Recently I had the need to create shared printers on a Windows Server 2008 R2 print server. The naming convention had to be strict and it was taking some time to set up the printers manually. After looking on the web I came across this site ( which gave me the following code to set up the printers via PowerShell calling out the Win32_Printer WMI:


function CreatePrinterPort {
$server = $args[0]
$port = ([WMICLASS]“\\.\ROOT\cimv2:Win32_TCPIPPrinterPort”).createInstance()
$port.Name= $args[1]
$port.HostAddress= $args[2]

function CreatePrinter {
$server = $args[0]
$print = ([WMICLASS]“\\.\ROOT\cimv2:Win32_Printer”).createInstance()
$print.drivername = $args[1]
$print.PortName = $args[2]
$print.Shared = $true
$print.Published = $false
$print.Sharename = $args[3]
$print.Location = $args[4]
$print.Comment = $args[5]
$print.DeviceID = $args[6]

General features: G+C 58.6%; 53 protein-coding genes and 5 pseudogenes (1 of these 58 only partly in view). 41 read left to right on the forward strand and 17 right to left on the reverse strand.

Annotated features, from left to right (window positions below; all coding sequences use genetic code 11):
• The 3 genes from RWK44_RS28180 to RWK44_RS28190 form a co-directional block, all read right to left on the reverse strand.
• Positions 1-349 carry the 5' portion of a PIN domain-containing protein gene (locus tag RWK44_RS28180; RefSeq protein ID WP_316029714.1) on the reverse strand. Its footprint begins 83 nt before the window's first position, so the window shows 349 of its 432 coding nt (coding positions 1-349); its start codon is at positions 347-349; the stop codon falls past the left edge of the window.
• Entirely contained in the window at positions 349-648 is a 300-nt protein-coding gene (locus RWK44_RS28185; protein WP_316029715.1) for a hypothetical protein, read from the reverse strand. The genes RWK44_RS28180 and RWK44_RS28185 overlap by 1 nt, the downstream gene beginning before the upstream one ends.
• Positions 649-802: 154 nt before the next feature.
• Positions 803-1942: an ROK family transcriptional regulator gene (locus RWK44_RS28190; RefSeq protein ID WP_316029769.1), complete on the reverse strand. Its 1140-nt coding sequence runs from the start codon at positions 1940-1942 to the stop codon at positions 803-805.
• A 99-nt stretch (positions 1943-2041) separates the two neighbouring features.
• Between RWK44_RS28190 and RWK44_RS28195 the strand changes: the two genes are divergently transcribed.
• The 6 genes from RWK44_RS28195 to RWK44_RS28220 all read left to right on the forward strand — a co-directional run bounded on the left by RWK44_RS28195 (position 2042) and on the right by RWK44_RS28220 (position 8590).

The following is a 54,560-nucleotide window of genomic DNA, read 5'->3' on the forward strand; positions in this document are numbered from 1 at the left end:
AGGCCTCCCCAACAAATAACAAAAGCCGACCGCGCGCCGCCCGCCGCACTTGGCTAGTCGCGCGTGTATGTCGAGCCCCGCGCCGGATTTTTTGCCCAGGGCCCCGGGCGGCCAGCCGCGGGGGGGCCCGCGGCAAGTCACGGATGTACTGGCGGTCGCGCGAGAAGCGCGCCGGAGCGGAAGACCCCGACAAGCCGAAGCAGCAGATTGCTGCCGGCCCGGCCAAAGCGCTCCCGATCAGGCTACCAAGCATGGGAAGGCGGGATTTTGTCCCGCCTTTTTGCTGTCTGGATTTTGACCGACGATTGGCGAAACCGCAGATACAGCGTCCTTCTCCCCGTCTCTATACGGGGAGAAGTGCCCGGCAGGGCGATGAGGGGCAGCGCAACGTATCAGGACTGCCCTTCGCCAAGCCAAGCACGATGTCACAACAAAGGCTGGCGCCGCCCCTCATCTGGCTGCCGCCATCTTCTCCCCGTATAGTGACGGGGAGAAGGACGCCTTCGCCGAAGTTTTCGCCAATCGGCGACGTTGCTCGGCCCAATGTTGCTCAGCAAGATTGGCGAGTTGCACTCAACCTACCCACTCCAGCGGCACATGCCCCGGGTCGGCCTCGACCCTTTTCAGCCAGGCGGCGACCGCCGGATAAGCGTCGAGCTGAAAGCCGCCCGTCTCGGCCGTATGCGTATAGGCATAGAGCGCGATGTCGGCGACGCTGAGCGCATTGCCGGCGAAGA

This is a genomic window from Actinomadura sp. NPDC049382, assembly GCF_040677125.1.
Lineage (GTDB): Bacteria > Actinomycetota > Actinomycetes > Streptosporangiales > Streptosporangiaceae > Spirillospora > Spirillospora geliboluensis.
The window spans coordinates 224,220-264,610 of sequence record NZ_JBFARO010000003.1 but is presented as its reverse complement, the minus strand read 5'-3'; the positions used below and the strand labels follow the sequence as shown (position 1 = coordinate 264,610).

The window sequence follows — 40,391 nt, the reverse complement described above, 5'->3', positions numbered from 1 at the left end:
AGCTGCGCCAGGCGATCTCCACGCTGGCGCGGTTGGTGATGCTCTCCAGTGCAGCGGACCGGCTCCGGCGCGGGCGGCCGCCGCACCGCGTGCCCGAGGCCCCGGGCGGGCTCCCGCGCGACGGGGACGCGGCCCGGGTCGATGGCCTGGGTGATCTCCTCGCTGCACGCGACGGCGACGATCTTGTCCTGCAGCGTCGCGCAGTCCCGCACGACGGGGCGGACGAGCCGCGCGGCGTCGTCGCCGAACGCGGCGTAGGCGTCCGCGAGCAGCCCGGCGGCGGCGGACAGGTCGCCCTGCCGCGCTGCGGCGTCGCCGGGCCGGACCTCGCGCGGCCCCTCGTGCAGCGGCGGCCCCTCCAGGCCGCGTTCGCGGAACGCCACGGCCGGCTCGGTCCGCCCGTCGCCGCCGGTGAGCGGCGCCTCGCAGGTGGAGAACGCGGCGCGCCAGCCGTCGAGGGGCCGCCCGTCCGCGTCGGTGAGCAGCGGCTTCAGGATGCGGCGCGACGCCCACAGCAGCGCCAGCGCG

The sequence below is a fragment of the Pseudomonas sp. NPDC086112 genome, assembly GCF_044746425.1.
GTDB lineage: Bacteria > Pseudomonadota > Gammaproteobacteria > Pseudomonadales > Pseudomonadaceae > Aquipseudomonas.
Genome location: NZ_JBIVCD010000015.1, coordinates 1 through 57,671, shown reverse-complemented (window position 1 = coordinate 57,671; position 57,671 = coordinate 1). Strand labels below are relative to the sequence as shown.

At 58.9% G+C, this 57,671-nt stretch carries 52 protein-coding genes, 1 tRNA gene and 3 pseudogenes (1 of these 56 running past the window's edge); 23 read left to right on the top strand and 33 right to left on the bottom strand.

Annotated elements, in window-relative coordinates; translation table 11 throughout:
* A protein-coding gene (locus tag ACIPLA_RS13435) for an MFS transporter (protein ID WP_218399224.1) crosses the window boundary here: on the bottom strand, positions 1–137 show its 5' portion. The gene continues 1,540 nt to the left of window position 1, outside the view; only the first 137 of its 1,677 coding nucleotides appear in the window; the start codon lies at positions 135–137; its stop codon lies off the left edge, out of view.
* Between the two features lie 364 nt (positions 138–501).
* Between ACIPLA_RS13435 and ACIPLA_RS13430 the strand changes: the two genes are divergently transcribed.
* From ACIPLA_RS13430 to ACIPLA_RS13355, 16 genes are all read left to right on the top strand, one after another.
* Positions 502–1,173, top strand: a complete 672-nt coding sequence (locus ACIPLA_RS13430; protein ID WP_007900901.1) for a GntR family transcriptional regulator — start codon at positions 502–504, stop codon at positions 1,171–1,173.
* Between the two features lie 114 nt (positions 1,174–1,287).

$printers = Import-Csv “printers.csv”

foreach ($printer in $printers) {
CreatePrinterPort $printer.Printserver $printer.Portname $printer.IPAddress
CreatePrinter $printer.Printserver $printer.Driver $printer.Portname $printer.Sharename $printer.Location $printer.Comment $printer.Printername

I first populated the CSV file with the following headers:

Printserver, Driver, Portname, IPAddress, Sharename, Location, Comment, Printername

I then put in the values required for each of the printers that I wanted to set up and in many of the fields used copy and paste to save time.

I then ran the script under a PowerShell that was run as Administrator and the following is outputted when creating the printer:


The script will create the TCPI/IP port as needed and set up the printer according to the settings that you put in the CSV file.

One thing to note is the TCP/IP port that gets created in this script has been hardcoded to 2 which means create a LPT port. Changing this to 1 will create a RAW port.

Stay tuned for more blogs on using the Win32_Printer command.



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